City claims UWS hotel owner illegally converted rental buildings into a hotel

Mayor’s office filed lawsuit against Impulsive Group CEO Hank Freid

Jul.July 03, 2017 08:58 AM

230 West 101 Street and Hank Freid (Credit: Getty Images)

The city is suing a property owner on the Upper West Side for allegedly breaking the law by converting 250 affordable rentals into a hotel. But the owner claims he’s within his rights to operate the building for short-term stays.

The mayor’s Office of Special Enforcement filed the lawsuit in New York State Supreme Court Wednesday against Impulsive Group CEO Hank Freid, the Commercial Observer reported. The lawsuit claims that three of Freid’s buildings – the Marrakech Hotel at 2688 Broadway, the Royal Park Hotel at 258 West 97th Street and The Broadway Hotel at 230 West 101st Street – were illegally converted from residences to hotel rooms.

The city has issued more than $1 million worth of violations and summonses against the properties since December 2011, and is seeking an injunction against Freid’s use of the buildings.

But Freid’s lawyer said the properties have been used as single-room occupancy hotels since the 1940s, and claims that in February Freid proved to the city’s Environmental Control Board that the property is allowed to be used for transient uses.

Fried’s lawyer, Ronald Rosenberg, said the state’s 2011 amendment to the multiple dwelling law – meant to curb short-term rentals like those promoted by Airbnb – unconstitutionally made SROs that rent rooms for 30 days or less unlawful without giving owners enough time to adjust their business model.

“This is their attempt to stifle a property owner,” said Rosenberg, who filed a $50 million lawsuit in April. “It takes away a property owner’s right. They… are trying to take him out of business.”

The city, meanwhile, contends that the SRO designation simply means that Freid can rent the rooms out on a long-term basis.

“The city maintains that these units cannot be legally used for transient use,” said a spokesperson for the OSE. ”The [certificate of occupancy] reflects that they are Class-A permanent residential dwellings.” [CO]Rich Bockmann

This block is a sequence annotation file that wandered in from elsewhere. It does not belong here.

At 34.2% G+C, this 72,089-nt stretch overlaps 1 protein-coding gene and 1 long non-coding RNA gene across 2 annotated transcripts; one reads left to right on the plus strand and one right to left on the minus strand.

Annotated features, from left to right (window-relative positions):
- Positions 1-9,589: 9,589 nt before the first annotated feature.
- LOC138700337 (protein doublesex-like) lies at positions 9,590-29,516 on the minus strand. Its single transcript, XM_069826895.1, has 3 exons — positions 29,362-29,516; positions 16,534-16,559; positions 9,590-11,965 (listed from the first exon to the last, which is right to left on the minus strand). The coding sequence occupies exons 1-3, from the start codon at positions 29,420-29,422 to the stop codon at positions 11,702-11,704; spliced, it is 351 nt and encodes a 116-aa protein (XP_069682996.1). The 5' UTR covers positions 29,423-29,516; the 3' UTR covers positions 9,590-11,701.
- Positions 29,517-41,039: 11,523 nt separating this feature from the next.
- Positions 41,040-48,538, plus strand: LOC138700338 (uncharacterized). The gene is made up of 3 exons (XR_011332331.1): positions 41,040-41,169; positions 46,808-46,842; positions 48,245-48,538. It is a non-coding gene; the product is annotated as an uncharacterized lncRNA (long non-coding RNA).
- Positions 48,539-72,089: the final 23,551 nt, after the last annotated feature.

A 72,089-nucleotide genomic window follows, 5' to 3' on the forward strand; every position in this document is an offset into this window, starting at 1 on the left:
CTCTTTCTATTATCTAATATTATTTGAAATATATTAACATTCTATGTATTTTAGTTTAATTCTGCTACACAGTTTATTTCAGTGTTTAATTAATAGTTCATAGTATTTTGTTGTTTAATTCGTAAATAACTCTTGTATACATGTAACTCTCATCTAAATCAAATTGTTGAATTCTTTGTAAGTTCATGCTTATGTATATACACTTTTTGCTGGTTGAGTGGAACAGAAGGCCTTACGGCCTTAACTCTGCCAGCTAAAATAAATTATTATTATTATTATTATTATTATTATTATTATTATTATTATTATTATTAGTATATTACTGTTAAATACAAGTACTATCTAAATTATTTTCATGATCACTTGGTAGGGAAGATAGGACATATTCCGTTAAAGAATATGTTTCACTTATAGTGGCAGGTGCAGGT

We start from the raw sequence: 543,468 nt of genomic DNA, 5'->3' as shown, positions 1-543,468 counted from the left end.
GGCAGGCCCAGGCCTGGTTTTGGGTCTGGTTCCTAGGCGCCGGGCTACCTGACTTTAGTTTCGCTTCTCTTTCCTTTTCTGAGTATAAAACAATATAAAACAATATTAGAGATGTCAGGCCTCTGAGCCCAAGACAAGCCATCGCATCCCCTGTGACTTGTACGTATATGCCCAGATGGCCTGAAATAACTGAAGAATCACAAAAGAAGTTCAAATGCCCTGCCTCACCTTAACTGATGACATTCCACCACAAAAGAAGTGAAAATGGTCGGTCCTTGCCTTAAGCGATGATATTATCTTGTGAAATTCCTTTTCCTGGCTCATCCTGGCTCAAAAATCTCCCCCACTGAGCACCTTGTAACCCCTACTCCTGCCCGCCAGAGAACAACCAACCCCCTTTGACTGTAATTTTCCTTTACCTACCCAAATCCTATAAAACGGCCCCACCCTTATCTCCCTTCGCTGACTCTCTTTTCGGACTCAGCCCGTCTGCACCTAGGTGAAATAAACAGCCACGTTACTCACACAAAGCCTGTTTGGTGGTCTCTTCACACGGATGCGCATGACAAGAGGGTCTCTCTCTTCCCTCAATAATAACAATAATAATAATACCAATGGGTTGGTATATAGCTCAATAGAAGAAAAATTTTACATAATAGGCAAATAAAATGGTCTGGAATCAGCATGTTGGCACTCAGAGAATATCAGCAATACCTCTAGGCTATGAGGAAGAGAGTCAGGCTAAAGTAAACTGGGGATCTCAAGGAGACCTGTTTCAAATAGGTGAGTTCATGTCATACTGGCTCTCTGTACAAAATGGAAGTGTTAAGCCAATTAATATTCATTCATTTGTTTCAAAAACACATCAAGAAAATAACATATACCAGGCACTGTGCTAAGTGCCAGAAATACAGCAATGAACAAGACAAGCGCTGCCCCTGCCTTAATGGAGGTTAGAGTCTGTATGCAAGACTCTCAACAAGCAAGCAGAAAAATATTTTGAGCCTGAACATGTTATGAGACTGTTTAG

Related Articles

From left: Mayor Bill de Blasio, 54 West 39th Street, 62 Grand Street, and 208 West 30th Street (Credit: Google Maps)

The Airbnb crackdown continues: City targets three more buildings

Mayor Bill de Blasio and Stanley “Skip” Karol, an Airbnb host (Credit: Getty Images and Youtube)

Airbnb host narrowly clears hurdle in First Amendment claim against city

A West Village Airbnb listing (Credit: Airbnb)

Airbnb Luxe launched without listings in one of their biggest potential markets — why?

Missed loan payments will approach Great Recession highs, a new report finds (Credit: iStock, Getty Images)

Missed loan payments to approach Great Recession levels: Fitch

Airbnb CEO Brian Chesky (Photo by Stefanie Keenan/Getty Images for Airbnb)

Airbnb’s $1B fundraise comes with a hefty valuation cut

Airbnb CEO Brian Chesky (Chesky by Bryan Bedder/Getty Images for Airbnb)

Airbnb raises $1B from private equity firms

From top: the Mondrian Oriental, Soho House and Colony Club (Credit: Google Maps, iStock)

A stunning 7,300 Covid-related layoffs in two days reported to state

The Javits Center and 461 West 34th Street, with Marx Development Group’s David Marx (Credit: Javits Centerby Pablo Monsalve / VIEWpress via Getty Images; Google Maps)

As hotels across NYC shutter, David Marx’s fills rooms